The easiest way to use solar hot water is for heating “domestic” hot water. That is, all the water you use for washing (laundry, showers, dishwasher, and so on). For most households (2 to 4 people), it is possible to do 50 to 75% of the hot water heating with just 64 square feet of collectors and an 80 gallon storage tank. If you have a pack of kids or an extended family, you may need a couple more collectors, but still, this does not take up a huge amount of roof space.
The best place to put the collectors is on your south-facing roof, where there is no shade. Ground-mounts are also fine, but work best if they can be less than 50 feet from the house. That’s because long, underground, insulated pipelines are expensive. The best place for the storage tank is near the existing hot water heating system.
How Domestic Solar Water Heating Systems Work
We prefer to install closed-loop systems. These have 2 separate circulation loops, one to the solar collectors and one to the storage tank. The tank holds potable water. The collector loop holds a mixture of propylene glycol and water. Propylene glycol is a non-toxic anti-freeze, which is sometimes found as an ingredient in packaged foods. A controller turns pumps on to circulate fluid between the collectors and a heat exchanger, and between the storage tank water and the heat exchanger. When the collectors are hotter than the tank, the pumps turn on. The storage tank feeds hot water to the existing hot water tank. The existing tank will stay turned off when the storage tank temperature is higher than the set-point on the regular tank. For example, a typical gas-fired hot water tank is set at 110 F. After a couple of hours of good sun, the storage tank will be hotter than that, keeping the gas element turned off.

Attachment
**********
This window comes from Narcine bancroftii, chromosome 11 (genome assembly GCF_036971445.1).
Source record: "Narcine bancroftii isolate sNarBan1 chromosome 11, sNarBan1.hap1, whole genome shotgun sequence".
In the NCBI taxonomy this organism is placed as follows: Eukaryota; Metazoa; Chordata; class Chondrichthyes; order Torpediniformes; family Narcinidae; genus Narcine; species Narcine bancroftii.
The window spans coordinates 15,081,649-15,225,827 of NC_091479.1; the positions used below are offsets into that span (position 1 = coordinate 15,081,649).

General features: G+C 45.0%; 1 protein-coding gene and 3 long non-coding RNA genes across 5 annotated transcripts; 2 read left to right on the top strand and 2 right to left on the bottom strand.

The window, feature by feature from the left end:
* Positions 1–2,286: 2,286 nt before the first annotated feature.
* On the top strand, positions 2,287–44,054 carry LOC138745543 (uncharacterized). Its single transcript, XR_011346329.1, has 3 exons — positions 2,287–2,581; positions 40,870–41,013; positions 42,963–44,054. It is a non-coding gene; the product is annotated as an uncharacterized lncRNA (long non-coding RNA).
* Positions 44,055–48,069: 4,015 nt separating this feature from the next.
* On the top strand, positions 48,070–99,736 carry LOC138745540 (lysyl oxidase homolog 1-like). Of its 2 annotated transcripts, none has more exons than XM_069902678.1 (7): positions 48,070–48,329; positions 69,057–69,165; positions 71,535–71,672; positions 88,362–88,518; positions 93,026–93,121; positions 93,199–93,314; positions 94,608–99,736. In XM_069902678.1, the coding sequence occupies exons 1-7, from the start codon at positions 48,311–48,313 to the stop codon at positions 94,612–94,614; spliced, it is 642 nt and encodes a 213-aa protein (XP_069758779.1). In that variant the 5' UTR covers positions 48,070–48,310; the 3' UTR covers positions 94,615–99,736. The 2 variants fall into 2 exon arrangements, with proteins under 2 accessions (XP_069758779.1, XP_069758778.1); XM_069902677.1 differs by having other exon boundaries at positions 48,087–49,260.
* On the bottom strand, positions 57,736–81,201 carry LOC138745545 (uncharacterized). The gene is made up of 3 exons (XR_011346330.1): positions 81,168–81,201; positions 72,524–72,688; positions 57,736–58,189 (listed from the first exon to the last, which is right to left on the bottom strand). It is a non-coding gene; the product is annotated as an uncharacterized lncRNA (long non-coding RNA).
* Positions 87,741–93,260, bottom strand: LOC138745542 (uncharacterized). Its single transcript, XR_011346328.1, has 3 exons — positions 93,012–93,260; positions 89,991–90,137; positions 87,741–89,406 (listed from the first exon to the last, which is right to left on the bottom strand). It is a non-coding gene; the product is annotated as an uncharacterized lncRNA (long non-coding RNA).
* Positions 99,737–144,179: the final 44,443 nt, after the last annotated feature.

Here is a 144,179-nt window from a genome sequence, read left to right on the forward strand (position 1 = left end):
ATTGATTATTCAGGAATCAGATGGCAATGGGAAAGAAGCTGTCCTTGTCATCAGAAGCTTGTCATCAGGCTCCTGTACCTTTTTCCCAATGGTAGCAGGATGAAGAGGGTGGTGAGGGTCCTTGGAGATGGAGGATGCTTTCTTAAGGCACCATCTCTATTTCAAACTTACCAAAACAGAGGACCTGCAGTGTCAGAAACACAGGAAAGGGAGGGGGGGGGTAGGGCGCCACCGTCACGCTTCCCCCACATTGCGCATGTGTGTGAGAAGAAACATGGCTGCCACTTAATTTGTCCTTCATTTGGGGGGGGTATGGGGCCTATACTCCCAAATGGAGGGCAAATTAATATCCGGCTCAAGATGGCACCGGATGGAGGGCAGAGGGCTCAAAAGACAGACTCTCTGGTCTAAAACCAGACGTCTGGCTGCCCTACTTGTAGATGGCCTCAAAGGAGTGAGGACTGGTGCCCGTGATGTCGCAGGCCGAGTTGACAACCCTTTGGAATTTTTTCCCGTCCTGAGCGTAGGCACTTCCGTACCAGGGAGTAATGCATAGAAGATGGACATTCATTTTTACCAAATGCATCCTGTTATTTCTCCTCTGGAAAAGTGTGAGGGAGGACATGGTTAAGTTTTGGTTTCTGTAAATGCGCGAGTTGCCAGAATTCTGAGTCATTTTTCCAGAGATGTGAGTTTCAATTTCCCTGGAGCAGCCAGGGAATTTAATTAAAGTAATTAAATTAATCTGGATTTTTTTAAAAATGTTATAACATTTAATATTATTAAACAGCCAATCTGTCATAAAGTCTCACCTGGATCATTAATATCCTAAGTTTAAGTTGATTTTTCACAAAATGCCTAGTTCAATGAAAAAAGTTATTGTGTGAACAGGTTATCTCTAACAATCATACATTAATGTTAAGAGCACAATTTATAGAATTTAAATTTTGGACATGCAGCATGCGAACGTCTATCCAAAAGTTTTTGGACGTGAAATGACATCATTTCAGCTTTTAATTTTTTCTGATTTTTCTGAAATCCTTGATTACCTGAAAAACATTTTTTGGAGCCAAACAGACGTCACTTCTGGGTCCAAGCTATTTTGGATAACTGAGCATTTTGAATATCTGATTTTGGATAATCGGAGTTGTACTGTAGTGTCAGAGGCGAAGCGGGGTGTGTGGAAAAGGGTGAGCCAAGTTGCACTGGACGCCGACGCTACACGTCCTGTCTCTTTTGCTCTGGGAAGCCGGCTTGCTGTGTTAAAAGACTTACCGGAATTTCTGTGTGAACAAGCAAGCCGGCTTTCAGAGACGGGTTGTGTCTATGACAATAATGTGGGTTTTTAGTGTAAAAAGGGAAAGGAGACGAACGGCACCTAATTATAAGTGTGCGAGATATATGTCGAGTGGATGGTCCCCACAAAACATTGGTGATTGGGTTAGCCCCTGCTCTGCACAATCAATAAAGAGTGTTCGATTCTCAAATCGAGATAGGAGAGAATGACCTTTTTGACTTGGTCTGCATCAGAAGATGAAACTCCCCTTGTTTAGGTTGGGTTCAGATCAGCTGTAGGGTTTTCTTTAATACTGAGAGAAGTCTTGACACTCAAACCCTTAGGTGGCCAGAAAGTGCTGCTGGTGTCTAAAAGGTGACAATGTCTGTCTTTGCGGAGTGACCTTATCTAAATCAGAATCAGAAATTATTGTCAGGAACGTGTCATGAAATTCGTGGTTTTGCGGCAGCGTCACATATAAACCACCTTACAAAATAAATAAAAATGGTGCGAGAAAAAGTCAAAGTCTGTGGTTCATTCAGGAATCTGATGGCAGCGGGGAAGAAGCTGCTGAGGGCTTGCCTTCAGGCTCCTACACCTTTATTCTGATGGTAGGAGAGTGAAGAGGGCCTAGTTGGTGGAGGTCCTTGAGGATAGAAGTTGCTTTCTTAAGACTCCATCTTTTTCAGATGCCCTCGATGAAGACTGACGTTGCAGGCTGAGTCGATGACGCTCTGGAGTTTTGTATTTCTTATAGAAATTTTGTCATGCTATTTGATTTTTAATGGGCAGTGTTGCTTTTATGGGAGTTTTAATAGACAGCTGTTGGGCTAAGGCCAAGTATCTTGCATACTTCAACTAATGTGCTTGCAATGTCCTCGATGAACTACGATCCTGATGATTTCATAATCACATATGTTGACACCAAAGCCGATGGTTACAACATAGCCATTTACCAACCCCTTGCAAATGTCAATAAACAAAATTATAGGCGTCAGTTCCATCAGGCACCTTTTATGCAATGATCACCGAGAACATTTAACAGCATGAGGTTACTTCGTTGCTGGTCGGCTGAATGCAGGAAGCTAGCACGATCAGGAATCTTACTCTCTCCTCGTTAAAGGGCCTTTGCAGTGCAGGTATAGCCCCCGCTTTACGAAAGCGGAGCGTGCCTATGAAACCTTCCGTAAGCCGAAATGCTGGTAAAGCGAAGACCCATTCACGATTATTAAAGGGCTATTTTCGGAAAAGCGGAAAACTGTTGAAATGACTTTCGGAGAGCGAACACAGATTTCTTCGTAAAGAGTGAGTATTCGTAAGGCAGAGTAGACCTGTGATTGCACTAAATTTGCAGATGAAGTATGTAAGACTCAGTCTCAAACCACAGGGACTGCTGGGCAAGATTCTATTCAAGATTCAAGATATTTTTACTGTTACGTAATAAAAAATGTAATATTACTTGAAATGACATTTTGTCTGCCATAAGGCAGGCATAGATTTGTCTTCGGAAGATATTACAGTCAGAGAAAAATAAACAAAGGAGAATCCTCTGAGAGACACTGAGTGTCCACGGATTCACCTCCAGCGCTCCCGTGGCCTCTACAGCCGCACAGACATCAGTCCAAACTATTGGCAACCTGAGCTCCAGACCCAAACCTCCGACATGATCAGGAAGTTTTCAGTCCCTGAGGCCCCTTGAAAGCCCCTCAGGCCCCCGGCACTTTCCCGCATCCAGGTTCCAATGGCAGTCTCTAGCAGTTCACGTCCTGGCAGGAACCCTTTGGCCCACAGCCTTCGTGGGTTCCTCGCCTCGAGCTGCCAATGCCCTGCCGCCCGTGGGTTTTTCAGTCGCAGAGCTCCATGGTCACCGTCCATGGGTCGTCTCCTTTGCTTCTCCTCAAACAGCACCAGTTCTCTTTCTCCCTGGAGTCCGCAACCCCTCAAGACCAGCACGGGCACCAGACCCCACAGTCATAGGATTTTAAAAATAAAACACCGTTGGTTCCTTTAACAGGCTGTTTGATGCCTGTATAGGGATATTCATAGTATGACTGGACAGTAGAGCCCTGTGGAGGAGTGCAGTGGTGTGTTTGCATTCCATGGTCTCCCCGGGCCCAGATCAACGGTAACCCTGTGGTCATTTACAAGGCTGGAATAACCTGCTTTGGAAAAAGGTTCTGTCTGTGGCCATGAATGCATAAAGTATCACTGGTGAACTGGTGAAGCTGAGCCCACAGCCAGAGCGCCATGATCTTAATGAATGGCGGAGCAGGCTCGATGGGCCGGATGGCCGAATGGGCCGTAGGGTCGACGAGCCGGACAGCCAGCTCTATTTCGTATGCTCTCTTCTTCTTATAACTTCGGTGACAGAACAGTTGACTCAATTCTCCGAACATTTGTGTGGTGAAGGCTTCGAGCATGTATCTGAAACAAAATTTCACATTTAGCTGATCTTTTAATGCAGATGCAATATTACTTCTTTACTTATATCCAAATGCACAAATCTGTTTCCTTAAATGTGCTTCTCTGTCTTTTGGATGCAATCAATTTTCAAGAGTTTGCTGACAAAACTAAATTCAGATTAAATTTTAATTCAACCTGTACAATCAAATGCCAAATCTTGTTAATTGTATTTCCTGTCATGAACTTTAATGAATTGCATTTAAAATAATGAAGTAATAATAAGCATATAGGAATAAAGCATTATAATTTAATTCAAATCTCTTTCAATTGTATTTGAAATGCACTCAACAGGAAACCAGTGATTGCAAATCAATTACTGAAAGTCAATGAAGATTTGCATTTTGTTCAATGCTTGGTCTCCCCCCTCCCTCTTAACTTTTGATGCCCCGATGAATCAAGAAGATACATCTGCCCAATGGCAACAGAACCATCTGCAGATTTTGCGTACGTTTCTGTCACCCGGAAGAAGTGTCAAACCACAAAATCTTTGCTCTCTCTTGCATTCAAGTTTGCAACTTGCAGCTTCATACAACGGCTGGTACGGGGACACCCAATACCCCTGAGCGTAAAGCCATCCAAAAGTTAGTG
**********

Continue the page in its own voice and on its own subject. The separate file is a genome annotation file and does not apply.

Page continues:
The solar collectors can raise the storage tank temperature as high as 150 F on a sunny day. These days, most houses have faucets, which can easily adjust the temperature of the water by mixing hot with cold water. If you do not have those kinds of faucets, or just for extra safety, we can put in a tempering valve at the hot water outlet at the tank. Then the temperature of the water coming out of the faucet can be limited.
Systems using propylene glycol will need to have the fluid changed once each 5 years. It’s also a good time to have the system checked out. They tend to just keep working for years on end, but like anything else, an occasional check-up will prevent problems later on. We have seen collectors as old as 30 years still working well. The most likely thing to need replacement (typically after 15 years) are circulator pumps. Luckily, those are very inexpensive (often less than $100). Storage tanks usually don’t last as long as the collectors because of hard water or excessive particulates in the water. This can be dealt with by flushing your tank each year, though most of us don’t really have the time or inclination to do that!
Heating a Building